Evergreen tree growing to 33 ft (10 m). Has lance-shaped leaves and green-yellow flowers.
Habitat & Cultivation
A native of southern Asia and Australia, jambul is now also found in tropical regions of Africa. The tree is cultivated commercially for its fruit and is propagated from seed or semiripe cuttings in summer. It requires well-drained soil and plenty of sun. The fruit is harvested when ripe.
Fresh and dried fruit, seeds.
Jambul contains triterpenes, anthocyanins, flavonoids, and volatile oil.
History & Folklore
Jambul is a typical example of a medicinal plant that is both food and medicine. The fruit when ripe has the scent and taste of a ripe apricot and is eaten as a preserve. While both fruit and seed have a tonic and astringent effect on the digestion, the seeds have long traditional use in Ayurveda as a preventative and treatment for diabetes.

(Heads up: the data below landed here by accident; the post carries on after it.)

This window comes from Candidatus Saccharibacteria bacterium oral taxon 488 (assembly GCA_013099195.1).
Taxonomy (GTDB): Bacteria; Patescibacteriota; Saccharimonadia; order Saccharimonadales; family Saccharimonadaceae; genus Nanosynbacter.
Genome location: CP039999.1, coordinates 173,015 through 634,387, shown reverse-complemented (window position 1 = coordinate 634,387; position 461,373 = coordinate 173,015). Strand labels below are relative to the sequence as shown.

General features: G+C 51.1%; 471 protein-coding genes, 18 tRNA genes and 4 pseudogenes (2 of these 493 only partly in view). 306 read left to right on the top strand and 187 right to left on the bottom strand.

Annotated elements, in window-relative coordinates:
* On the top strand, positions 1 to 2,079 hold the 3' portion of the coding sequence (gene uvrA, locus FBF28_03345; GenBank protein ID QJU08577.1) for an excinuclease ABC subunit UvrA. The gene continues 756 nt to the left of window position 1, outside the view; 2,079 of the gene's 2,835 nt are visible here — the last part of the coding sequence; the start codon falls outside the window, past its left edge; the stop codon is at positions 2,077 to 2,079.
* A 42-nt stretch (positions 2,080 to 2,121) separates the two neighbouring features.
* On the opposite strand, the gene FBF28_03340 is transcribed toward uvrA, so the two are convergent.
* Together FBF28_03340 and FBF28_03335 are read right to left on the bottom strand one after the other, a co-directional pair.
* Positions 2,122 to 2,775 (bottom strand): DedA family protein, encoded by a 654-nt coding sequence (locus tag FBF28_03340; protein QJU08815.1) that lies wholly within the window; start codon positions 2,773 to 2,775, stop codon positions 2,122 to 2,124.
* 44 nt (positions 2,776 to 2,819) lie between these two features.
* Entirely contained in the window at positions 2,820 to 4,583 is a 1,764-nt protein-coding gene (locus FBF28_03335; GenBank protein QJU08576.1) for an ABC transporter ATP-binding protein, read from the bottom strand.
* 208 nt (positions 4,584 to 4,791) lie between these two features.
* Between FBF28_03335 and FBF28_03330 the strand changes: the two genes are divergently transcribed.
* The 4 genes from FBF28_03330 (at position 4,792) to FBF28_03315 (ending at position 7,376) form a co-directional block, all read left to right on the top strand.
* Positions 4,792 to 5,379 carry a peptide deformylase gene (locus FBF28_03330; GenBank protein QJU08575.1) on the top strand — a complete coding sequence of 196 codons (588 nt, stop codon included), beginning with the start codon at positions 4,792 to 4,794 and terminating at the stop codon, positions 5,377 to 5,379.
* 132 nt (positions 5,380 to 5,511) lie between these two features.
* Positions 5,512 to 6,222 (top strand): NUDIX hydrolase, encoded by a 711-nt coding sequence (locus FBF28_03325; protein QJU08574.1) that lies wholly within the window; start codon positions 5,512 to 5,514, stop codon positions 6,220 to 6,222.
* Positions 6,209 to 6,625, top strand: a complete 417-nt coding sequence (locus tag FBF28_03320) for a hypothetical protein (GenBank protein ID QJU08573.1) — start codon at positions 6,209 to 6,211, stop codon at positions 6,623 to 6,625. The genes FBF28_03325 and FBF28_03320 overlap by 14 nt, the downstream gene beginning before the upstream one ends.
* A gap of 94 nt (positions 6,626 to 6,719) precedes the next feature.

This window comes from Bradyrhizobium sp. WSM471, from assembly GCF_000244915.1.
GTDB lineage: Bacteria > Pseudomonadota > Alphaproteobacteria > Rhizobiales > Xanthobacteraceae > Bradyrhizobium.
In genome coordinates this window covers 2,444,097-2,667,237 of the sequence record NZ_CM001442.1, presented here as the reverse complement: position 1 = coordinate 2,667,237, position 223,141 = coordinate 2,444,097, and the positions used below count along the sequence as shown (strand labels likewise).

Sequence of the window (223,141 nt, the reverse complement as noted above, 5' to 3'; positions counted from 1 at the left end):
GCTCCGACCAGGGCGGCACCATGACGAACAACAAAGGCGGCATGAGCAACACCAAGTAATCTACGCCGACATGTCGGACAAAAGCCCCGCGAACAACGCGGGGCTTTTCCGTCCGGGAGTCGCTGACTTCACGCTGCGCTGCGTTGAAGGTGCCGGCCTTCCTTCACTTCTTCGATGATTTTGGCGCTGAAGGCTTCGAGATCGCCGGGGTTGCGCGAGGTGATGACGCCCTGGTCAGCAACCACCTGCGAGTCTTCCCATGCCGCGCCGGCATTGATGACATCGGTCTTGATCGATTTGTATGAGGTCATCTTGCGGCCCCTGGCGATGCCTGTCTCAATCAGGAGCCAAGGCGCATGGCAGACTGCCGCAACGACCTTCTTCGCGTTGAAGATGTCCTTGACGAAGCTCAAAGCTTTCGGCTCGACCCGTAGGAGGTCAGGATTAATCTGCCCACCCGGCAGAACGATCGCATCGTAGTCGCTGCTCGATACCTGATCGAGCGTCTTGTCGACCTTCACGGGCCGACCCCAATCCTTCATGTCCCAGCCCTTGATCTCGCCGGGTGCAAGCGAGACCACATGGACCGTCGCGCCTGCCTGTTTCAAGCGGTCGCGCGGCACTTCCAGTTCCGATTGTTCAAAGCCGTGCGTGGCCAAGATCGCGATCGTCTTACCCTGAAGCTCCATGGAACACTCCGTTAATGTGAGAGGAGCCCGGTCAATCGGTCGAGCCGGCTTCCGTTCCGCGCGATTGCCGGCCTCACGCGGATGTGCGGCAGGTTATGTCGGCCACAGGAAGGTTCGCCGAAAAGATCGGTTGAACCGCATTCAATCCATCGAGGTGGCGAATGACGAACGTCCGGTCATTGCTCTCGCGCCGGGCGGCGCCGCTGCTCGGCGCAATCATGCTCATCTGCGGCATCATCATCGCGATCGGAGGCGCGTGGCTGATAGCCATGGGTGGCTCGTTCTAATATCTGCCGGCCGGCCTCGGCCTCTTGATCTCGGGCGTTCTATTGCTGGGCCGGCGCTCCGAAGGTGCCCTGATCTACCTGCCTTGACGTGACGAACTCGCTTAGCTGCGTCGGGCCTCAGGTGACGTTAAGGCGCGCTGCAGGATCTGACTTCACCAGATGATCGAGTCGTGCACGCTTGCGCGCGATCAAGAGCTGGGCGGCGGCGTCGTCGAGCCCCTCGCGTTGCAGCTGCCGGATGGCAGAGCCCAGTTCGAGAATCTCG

Medicinal Actions & Uses
Following traditional use, jambul continues to be employed for a wide variety of health problems. The powdered seed is commonly taken to treat diabetes and the frequent urination that accompanies it, as well as a remedy for mouth ulcers, stomachache, diarrhea, dysentery, and worms. Case reports over the last 100 years and more recent pharmacological research supports the use of jambul for diabetes and poor blood glucose control. It is thought to lower blood-sugar levels by about 30%.
Many other closely related species have notable therapeutic activity. Cloves (Eugenia caryophyllata) are taken for digestive problems and to treat infection. Syzygium gerrardii from South Africa and Luma chequen from Chile are used to treat coughs and congestion.